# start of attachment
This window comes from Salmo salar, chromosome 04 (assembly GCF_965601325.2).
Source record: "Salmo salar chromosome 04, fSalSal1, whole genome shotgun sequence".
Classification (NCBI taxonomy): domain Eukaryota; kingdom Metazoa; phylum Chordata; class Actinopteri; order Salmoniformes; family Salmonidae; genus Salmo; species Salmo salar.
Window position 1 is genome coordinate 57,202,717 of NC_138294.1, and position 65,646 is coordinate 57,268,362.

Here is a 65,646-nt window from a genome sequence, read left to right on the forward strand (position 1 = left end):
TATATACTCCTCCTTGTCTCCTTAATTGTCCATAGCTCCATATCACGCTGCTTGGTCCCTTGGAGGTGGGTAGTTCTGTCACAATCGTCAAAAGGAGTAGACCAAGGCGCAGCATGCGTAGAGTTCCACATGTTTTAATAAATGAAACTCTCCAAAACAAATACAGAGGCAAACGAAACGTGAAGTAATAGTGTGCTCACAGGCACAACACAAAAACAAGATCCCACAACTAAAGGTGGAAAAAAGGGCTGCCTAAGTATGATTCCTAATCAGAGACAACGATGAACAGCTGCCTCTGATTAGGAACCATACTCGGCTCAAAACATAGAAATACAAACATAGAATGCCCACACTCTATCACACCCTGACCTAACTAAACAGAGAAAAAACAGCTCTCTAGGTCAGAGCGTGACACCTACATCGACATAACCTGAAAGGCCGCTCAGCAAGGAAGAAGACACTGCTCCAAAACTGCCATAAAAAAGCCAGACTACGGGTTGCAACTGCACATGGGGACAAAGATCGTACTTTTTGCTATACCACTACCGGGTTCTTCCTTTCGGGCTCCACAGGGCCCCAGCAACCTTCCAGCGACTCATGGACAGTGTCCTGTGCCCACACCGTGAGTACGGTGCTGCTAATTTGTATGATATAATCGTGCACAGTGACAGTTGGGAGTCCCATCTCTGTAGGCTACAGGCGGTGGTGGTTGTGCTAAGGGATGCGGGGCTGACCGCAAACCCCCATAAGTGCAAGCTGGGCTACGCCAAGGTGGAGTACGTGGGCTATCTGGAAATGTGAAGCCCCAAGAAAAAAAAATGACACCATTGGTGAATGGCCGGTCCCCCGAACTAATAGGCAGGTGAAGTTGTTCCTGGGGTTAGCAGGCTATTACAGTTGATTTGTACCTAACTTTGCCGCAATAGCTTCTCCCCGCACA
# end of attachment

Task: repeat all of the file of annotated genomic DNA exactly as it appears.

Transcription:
This window comes from Salmo salar, chromosome 04 (assembly GCF_965601325.2).
Source record: "Salmo salar chromosome 04, fSalSal1, whole genome shotgun sequence".
Classification (NCBI taxonomy): domain Eukaryota; kingdom Metazoa; phylum Chordata; class Actinopteri; order Salmoniformes; family Salmonidae; genus Salmo; species Salmo salar.
Window position 1 is genome coordinate 57,202,717 of NC_138294.1, and position 65,646 is coordinate 57,268,362.

Here is a 65,646-nt window from a genome sequence, read left to right on the forward strand (position 1 = left end):
TATATACTCCTCCTTGTCTCCTTAATTGTCCATAGCTCCATATCACGCTGCTTGGTCCCTTGGAGGTGGGTAGTTCTGTCACAATCGTCAAAAGGAGTAGACCAAGGCGCAGCATGCGTAGAGTTCCACATGTTTTAATAAATGAAACTCTCCAAAACAAATACAGAGGCAAACGAAACGTGAAGTAATAGTGTGCTCACAGGCACAACACAAAAACAAGATCCCACAACTAAAGGTGGAAAAAAGGGCTGCCTAAGTATGATTCCTAATCAGAGACAACGATGAACAGCTGCCTCTGATTAGGAACCATACTCGGCTCAAAACATAGAAATACAAACATAGAATGCCCACACTCTATCACACCCTGACCTAACTAAACAGAGAAAAAACAGCTCTCTAGGTCAGAGCGTGACACCTACATCGACATAACCTGAAAGGCCGCTCAGCAAGGAAGAAGACACTGCTCCAAAACTGCCATAAAAAAGCCAGACTACGGGTTGCAACTGCACATGGGGACAAAGATCGTACTTTTTGCTATACCACTACCGGGTTCTTCCTTTCGGGCTCCACAGGGCCCCAGCAACCTTCCAGCGACTCATGGACAGTGTCCTGTGCCCACACCGTGAGTACGGTGCTGCTAATTTGTATGATATAATCGTGCACAGTGACAGTTGGGAGTCCCATCTCTGTAGGCTACAGGCGGTGGTGGTTGTGCTAAGGGATGCGGGGCTGACCGCAAACCCCCATAAGTGCAAGCTGGGCTACGCCAAGGTGGAGTACGTGGGCTATCTGGAAATGTGAAGCCCCAAGAAAAAAAAATGACACCATTGGTGAATGGCCGGTCCCCCGAACTAATAGGCAGGTGAAGTTGTTCCTGGGGTTAGCAGGCTATTACAGTTGATTTGTACCTAACTTTGCCGCAATAGCTTCTCCCCGCACA